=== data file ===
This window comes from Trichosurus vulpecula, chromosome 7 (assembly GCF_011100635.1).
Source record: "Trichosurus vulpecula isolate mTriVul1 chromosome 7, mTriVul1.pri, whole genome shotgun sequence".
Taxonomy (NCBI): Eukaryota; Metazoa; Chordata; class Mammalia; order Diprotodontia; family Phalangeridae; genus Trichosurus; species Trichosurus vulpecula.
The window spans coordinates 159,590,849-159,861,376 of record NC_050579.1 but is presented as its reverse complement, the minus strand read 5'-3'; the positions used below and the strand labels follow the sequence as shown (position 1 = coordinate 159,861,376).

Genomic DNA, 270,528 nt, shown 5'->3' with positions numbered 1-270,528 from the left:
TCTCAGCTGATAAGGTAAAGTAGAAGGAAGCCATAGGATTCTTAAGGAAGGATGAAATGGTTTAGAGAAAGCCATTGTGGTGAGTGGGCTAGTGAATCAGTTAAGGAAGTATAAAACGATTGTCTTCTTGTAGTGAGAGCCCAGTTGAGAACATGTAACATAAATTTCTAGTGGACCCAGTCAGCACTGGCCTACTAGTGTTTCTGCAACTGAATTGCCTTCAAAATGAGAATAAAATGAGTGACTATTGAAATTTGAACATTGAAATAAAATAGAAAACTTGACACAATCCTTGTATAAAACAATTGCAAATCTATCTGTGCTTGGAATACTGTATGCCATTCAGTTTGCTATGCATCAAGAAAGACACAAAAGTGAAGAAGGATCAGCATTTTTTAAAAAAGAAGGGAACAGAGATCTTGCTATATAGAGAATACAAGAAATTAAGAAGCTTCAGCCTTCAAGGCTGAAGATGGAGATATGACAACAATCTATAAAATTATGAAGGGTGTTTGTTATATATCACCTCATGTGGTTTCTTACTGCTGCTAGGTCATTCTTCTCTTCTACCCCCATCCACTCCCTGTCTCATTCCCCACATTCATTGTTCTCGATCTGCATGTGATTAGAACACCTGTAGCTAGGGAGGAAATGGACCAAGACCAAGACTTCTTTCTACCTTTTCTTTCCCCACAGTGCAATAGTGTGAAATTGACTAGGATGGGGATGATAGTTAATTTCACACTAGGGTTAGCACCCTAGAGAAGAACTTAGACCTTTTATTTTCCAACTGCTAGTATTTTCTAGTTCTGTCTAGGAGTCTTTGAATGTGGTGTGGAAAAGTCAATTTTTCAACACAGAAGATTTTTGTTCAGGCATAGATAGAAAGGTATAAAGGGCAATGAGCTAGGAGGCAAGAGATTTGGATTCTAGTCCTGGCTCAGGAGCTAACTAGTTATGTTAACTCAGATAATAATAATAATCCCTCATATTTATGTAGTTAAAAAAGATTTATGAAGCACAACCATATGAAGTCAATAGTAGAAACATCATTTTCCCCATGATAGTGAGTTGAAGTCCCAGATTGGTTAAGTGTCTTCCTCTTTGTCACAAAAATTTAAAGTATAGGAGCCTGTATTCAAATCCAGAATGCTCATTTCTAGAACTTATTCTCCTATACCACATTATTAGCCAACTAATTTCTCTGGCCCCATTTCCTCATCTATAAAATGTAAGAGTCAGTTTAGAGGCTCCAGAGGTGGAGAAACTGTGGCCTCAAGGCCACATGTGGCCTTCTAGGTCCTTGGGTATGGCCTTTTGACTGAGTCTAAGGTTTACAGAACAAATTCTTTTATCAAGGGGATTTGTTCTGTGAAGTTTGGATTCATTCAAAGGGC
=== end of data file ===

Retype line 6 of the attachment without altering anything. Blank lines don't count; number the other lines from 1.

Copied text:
TCTCAGCTGATAAGGTAAAGTAGAAGGAAGCCATAGGATTCTTAAGGAAGGATGAAATGGTTTAGAGAAAGCCATTGTGGTGAGTGGGCTAGTGAATCAGTTAAGGAAGTATAAAACGATTGTCTTCTTGTAGTGAGAGCCCAGTTGAGAACATGTAACATAAATTTCTAGTGGACCCAGTCAGCACTGGCCTACTAGTGTTTCTGCAACTGAATTGCCTTCAAAATGAGAATAAAATGAGTGACTATTGAAATTTGAACATTGAAATAAAATAGAAAACTTGACACAATCCTTGTATAAAACAATTGCAAATCTATCTGTGCTTGGAATACTGTATGCCATTCAGTTTGCTATGCATCAAGAAAGACACAAAAGTGAAGAAGGATCAGCATTTTTTAAAAAAGAAGGGAACAGAGATCTTGCTATATAGAGAATACAAGAAATTAAGAAGCTTCAGCCTTCAAGGCTGAAGATGGAGATATGACAACAATCTATAAAATTATGAAGGGTGTTTGTTATATATCACCTCATGTGGTTTCTTACTGCTGCTAGGTCATTCTTCTCTTCTACCCCCATCCACTCCCTGTCTCATTCCCCACATTCATTGTTCTCGATCTGCATGTGATTAGAACACCTGTAGCTAGGGAGGAAATGGACCAAGACCAAGACTTCTTTCTACCTTTTCTTTCCCCACAGTGCAATAGTGTGAAATTGACTAGGATGGGGATGATAGTTAATTTCACACTAGGGTTAGCACCCTAGAGAAGAACTTAGACCTTTTATTTTCCAACTGCTAGTATTTTCTAGTTCTGTCTAGGAGTCTTTGAATGTGGTGTGGAAAAGTCAATTTTTCAACACAGAAGATTTTTGTTCAGGCATAGATAGAAAGGTATAAAGGGCAATGAGCTAGGAGGCAAGAGATTTGGATTCTAGTCCTGGCTCAGGAGCTAACTAGTTATGTTAACTCAGATAATAATAATAATCCCTCATATTTATGTAGTTAAAAAAGATTTATGAAGCACAACCATATGAAGTCAATAGTAGAAACATCATTTTCCCCATGATAGTGAGTTGAAGTCCCAGATTGGTTAAGTGTCTTCCTCTTTGTCACAAAAATTTAAAGTATAGGAGCCTGTATTCAAATCCAGAATGCTCATTTCTAGAACTTATTCTCCTATACCACATTATTAGCCAACTAATTTCTCTGGCCCCATTTCCTCATCTATAAAATGTAAGAGTCAGTTTAGAGGCTCCAGAGGTGGAGAAACTGTGGCCTCAAGGCCACATGTGGCCTTCTAGGTCCTTGGGTATGGCCTTTTGACTGAGTCTAAGGTTTACAGAACAAATTCTTTTATCAAGGGGATTTGTTCTGTGAAGTTTGGATTCATTCAAAGGGC